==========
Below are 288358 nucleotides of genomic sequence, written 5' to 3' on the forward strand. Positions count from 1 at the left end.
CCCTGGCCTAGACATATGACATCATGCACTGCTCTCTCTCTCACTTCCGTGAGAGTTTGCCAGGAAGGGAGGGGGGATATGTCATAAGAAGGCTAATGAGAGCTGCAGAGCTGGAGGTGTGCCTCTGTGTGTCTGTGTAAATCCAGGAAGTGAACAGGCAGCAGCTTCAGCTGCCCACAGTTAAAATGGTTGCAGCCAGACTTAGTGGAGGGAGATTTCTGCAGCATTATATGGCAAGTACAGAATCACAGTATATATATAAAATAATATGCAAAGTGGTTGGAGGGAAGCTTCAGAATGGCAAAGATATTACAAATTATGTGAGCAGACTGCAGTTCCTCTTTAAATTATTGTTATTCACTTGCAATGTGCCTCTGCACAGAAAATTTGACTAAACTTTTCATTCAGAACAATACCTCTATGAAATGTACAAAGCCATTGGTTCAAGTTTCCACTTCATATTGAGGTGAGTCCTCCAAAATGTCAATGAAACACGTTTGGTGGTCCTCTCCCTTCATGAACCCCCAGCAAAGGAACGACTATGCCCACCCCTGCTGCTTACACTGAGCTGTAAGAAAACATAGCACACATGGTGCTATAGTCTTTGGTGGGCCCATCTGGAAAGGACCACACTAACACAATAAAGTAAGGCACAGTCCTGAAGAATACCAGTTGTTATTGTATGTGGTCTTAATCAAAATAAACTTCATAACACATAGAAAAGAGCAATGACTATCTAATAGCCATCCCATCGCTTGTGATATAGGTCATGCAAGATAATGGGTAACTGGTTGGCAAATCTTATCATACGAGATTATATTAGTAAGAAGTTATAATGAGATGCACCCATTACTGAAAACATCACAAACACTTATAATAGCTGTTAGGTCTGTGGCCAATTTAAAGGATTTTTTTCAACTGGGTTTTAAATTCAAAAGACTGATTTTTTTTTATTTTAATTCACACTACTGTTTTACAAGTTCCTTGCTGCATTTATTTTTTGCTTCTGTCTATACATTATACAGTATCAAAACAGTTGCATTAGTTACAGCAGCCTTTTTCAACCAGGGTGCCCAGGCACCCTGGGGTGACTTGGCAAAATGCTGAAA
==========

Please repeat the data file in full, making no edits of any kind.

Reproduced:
Below are 288358 nucleotides of genomic sequence, written 5' to 3' on the forward strand. Positions count from 1 at the left end.
CCCTGGCCTAGACATATGACATCATGCACTGCTCTCTCTCTCACTTCCGTGAGAGTTTGCCAGGAAGGGAGGGGGGATATGTCATAAGAAGGCTAATGAGAGCTGCAGAGCTGGAGGTGTGCCTCTGTGTGTCTGTGTAAATCCAGGAAGTGAACAGGCAGCAGCTTCAGCTGCCCACAGTTAAAATGGTTGCAGCCAGACTTAGTGGAGGGAGATTTCTGCAGCATTATATGGCAAGTACAGAATCACAGTATATATATAAAATAATATGCAAAGTGGTTGGAGGGAAGCTTCAGAATGGCAAAGATATTACAAATTATGTGAGCAGACTGCAGTTCCTCTTTAAATTATTGTTATTCACTTGCAATGTGCCTCTGCACAGAAAATTTGACTAAACTTTTCATTCAGAACAATACCTCTATGAAATGTACAAAGCCATTGGTTCAAGTTTCCACTTCATATTGAGGTGAGTCCTCCAAAATGTCAATGAAACACGTTTGGTGGTCCTCTCCCTTCATGAACCCCCAGCAAAGGAACGACTATGCCCACCCCTGCTGCTTACACTGAGCTGTAAGAAAACATAGCACACATGGTGCTATAGTCTTTGGTGGGCCCATCTGGAAAGGACCACACTAACACAATAAAGTAAGGCACAGTCCTGAAGAATACCAGTTGTTATTGTATGTGGTCTTAATCAAAATAAACTTCATAACACATAGAAAAGAGCAATGACTATCTAATAGCCATCCCATCGCTTGTGATATAGGTCATGCAAGATAATGGGTAACTGGTTGGCAAATCTTATCATACGAGATTATATTAGTAAGAAGTTATAATGAGATGCACCCATTACTGAAAACATCACAAACACTTATAATAGCTGTTAGGTCTGTGGCCAATTTAAAGGATTTTTTTCAACTGGGTTTTAAATTCAAAAGACTGATTTTTTTTTATTTTAATTCACACTACTGTTTTACAAGTTCCTTGCTGCATTTATTTTTTGCTTCTGTCTATACATTATACAGTATCAAAACAGTTGCATTAGTTACAGCAGCCTTTTTCAACCAGGGTGCCCAGGCACCCTGGGGTGACTTGGCAAAATGCTGAAA